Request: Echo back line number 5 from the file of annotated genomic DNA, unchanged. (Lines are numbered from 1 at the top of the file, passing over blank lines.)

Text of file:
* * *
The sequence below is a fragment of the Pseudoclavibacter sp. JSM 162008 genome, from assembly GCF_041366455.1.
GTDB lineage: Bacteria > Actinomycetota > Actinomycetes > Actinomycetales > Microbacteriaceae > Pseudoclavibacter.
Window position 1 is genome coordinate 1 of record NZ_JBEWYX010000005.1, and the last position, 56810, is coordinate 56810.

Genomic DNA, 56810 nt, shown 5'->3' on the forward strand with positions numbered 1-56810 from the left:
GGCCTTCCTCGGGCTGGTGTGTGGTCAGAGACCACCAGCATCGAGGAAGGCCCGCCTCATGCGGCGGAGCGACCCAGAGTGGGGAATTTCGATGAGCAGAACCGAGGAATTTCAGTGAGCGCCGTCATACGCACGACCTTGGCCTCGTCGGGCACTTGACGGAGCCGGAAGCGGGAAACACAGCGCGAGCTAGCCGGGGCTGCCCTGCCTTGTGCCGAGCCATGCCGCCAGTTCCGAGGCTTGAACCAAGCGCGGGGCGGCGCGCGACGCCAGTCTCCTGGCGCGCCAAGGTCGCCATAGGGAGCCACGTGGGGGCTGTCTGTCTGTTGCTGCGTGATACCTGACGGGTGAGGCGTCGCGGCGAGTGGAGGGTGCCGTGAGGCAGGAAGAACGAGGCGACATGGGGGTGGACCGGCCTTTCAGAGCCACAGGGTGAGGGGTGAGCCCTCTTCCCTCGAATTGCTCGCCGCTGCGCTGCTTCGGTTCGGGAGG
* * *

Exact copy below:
GGCCTTCCTCGGGCTGGTGTGTGGTCAGAGACCACCAGCATCGAGGAAGGCCCGCCTCATGCGGCGGAGCGACCCAGAGTGGGGAATTTCGATGAGCAGAACCGAGGAATTTCAGTGAGCGCCGTCATACGCACGACCTTGGCCTCGTCGGGCACTTGACGGAGCCGGAAGCGGGAAACACAGCGCGAGCTAGCCGGGGCTGCCCTGCCTTGTGCCGAGCCATGCCGCCAGTTCCGAGGCTTGAACCAAGCGCGGGGCGGCGCGCGACGCCAGTCTCCTGGCGCGCCAAGGTCGCCATAGGGAGCCACGTGGGGGCTGTCTGTCTGTTGCTGCGTGATACCTGACGGGTGAGGCGTCGCGGCGAGTGGAGGGTGCCGTGAGGCAGGAAGAACGAGGCGACATGGGGGTGGACCGGCCTTTCAGAGCCACAGGGTGAGGGGTGAGCCCTCTTCCCTCGAATTGCTCGCCGCTGCGCTGCTTCGGTTCGGGAGG